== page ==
Religious Persecution of Ahmadiyya Muslim Community
Recommend UsEmail this PagePersecution News RSS Blog
Introduction & Updates
<<… Indonesia >>
>> Papers & Analysis
Monthly Newsreports
Media Reports
Press Releases
Facts & Figures
Individual Case Reports
Pakistan and Ahmadis
Critical Analysis/Archives
Persecution - In Pictures
United Nations, HCHR
Amnesty International
US States Department
Urdu Section
Feedback/Site Tools
Related Links

Author: Sir Muhammad Zafarullah Khan
Description: This book provides a translation by Sir Muhammad Zafarullah Khan of the Riyad as-Salihin, literally "Gardens of the Rightous", written by the Syrian Shafi'i scholar Muhyi ad-din Abu Zakariyya' Yahya b. Sharaf an-Nawawi (1233-78), who was the author of a large number of legal and biographical work, including celebrated collection of forty well-known hadiths, the Kitab al-Arba'in (actually containing some forty three traditions.), much commented upon in the Muslim countries and translated into several European languages. His Riyad as-Salihin is a concise collection of traditions, which has been printed on various occasions, e.g. at Mecca and Cairo, but never before translated into a western language. Hence the present translation by Muhammad Zafarullah Khan will make available to those unversed in Arabic one of the most typical and widely-known collection of this type.
US$14.99 [Order]
The Author: Mujeeb-ur-Rehman
A chronicle and a critique of the legislative and the judicial events leading to a gradual denial and erosion of religious freedom to Ahmadis in Pakistan. This work is intended to provide an insight into the background of the Supreme Court judgment in the Ahmadis' case.
US$10. [Order]

Home Worldwide Indonesia March, 2011 Soldiers’ roles in…
Soldiers’ roles in Ahmadiyah program ‘voluntary’

Wed, 03/16/2011 12:20 PM
Soldiers’ roles in Ahmadiyah program ‘voluntary’
Ina Parlina and Arya Dipa, The Jakarta Post, Jakarta/Bandung

Soldiers involved in an operation initiated by the West Java administration to convince local Ahmadis to change their beliefs was “voluntary”, the Indonesian Military (TNI) said on Tuesday, emphasizing that they did not violate any regulations.

Army spokesman Brig. Gen. Wiryantoro told The Jakarta Post that the central command did not order the soldiers to assist the West Java administration in carrying out the Operasi Sajadah (Prayer Mat Operation), which aims at returning the Ahmadis — who have been deemed heretical — to the “right path” of Islam.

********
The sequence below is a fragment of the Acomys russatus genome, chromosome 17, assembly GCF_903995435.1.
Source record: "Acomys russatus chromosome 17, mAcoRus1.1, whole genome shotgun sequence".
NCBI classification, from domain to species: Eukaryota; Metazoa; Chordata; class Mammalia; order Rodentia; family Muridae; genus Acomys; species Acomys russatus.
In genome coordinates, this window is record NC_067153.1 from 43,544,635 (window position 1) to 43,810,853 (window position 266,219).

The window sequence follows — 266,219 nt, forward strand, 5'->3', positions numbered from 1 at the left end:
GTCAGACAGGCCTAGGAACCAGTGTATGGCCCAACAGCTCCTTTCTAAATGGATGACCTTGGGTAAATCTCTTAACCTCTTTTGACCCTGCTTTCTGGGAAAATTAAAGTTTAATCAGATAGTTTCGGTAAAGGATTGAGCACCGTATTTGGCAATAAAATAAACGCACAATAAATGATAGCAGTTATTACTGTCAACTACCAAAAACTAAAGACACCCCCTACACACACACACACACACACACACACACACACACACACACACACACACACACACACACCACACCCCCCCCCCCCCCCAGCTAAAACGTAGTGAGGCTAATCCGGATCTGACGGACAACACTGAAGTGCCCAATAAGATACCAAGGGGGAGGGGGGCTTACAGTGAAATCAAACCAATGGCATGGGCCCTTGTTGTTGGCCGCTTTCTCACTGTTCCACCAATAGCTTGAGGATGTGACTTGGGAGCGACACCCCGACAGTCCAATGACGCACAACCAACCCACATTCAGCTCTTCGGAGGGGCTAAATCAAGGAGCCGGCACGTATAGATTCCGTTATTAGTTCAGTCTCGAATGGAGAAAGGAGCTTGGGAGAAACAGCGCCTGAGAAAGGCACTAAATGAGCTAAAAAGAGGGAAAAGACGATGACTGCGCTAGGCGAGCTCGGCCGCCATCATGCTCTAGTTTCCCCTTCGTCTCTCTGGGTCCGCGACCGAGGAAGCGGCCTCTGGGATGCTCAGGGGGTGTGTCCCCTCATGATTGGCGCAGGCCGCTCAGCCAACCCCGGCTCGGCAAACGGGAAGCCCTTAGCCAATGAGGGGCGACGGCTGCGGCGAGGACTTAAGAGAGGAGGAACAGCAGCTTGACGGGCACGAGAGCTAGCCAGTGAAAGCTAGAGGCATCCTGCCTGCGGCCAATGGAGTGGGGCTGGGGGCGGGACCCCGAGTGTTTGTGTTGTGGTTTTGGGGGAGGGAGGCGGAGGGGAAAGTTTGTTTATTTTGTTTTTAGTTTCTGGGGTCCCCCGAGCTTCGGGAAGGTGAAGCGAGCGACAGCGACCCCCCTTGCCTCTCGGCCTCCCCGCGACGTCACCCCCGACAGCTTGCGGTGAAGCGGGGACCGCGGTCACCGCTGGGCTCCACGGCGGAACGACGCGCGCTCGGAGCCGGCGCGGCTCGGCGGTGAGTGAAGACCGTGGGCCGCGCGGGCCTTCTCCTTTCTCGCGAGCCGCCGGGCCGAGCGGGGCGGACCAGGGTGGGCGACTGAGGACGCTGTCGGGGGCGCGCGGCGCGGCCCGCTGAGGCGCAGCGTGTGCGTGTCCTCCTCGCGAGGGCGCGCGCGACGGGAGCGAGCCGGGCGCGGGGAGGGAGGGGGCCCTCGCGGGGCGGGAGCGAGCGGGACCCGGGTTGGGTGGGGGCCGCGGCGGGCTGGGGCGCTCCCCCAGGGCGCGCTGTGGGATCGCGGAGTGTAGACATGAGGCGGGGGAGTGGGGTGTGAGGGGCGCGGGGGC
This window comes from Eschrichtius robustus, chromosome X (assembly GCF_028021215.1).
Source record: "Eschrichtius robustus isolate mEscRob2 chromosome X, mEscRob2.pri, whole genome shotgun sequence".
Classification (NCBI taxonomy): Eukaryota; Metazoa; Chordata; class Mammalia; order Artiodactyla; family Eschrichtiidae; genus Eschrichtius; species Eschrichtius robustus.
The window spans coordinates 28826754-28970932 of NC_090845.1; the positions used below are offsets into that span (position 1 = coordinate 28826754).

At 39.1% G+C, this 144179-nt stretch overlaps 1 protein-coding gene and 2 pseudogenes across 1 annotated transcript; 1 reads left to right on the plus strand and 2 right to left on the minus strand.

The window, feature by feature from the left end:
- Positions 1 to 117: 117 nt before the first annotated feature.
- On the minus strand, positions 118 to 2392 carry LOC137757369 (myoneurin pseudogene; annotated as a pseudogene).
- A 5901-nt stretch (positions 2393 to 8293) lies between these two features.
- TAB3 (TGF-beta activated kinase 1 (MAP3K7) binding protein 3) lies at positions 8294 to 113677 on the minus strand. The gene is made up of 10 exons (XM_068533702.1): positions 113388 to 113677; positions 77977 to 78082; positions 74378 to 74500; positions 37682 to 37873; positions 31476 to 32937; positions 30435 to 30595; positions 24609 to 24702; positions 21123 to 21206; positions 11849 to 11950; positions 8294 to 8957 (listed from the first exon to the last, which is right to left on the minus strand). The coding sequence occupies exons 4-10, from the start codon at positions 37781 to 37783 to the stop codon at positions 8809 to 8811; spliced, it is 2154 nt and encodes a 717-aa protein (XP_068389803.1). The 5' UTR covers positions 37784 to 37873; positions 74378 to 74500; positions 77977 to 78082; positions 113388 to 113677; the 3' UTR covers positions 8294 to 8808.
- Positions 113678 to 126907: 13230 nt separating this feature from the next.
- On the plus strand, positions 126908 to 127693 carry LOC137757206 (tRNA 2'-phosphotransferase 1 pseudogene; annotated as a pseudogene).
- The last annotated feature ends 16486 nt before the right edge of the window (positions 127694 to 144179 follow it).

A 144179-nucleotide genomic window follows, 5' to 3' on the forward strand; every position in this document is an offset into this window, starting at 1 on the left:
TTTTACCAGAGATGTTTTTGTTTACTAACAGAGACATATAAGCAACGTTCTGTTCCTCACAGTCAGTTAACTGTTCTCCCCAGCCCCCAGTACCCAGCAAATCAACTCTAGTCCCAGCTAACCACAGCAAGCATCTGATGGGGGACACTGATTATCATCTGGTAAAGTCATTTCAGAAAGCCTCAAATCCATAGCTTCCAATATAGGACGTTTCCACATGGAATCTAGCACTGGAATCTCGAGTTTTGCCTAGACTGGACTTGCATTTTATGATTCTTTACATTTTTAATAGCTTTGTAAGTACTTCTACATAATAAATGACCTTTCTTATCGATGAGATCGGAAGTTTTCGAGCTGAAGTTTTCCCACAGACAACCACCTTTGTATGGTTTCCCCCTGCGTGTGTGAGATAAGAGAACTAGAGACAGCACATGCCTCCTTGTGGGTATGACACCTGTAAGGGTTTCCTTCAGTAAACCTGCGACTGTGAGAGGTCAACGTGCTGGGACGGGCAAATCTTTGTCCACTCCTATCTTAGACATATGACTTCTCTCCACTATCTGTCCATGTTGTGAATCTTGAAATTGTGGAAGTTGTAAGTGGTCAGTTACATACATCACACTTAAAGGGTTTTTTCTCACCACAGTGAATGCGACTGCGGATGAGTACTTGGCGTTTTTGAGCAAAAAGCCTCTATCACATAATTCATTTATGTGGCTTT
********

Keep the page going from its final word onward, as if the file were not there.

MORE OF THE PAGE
Wiryantoro added that the soldiers’ involvement was acceptable as long as they did not coerce people and were only trying to help educate the Ahmadis.

“The Ahmadis who converted did it voluntarily,” he said.

But the move drew strong criticism, mainly from legislators and human rights activists. Tubagus Hasanuddin, of the House of Representatives’ Commission I, said the action was wrong because “it intimidated people”.

“Even though the TNI claimed that they only helped the local administration, it’s wrong because their presence would definitely create fear among the Ahmadis” he told the Post, adding that the military should never be involved in such an operation or anything related to religious affairs.

Tubagus said the commission, which was scheduled to meet Defense Minister Purnomo Yusgiantoro on Wednesday to discuss the bill on intelligence, would question him about the incidents. He added that the commission invited the TNI chief to the meeting.

A coalition of several human rights groups accused the military of 56 acts of intimidation against Ahmadis in West Java after the attack of Ahmadiyah in Cikeusik, West Java, recently.

West Java’s Ahmadiyah Indonesia Congregation (JAI) protested intimidation by TNI officers during the deployments, complaining to the West Java Legislative Council on Tuesday.

Ahmadiyah spokesman Rafiq Ahmad Sumadi Gandakusuma told the regional councilors in the province about the intimidation they had experienced. “We don’t want the TNI or the police to interfere with our right to worship. They have to do their job, which is to protect the citizens,” Rafiq said, adding that Ahmadiyah also objected to West Java’s gubernatorial decree banning the spreading of Ahmadiyah teachings.

Syarif Bastaman, from the West Java regional council, concurred with Rafiq, saying he regretted that the decree had justified intimidation. “The decree surely needs to be reviewed.”

The human rights coalition, consisting of the Indonesian Legal Aid Foundation, human rights NGO Imparsial and the Commission for Missing Persons and Victims of Violence, recently published data of at least 56 cases of military officers in West Java working in the program.

They condemned the military for involving itself in religious matters. “President Susilo Bambang Yudhoyono must order TNI Chief Adm. Agus Suhartono to stop their actions immediately and investigate the deployment due to alleged human rights and constitutional violations,” said Imparsial program director Al Araf who also represents the coalition.

Copyright © 2008 The Jakarta Post - PT Bina Media Tenggara. All Rights Reserved
Top of page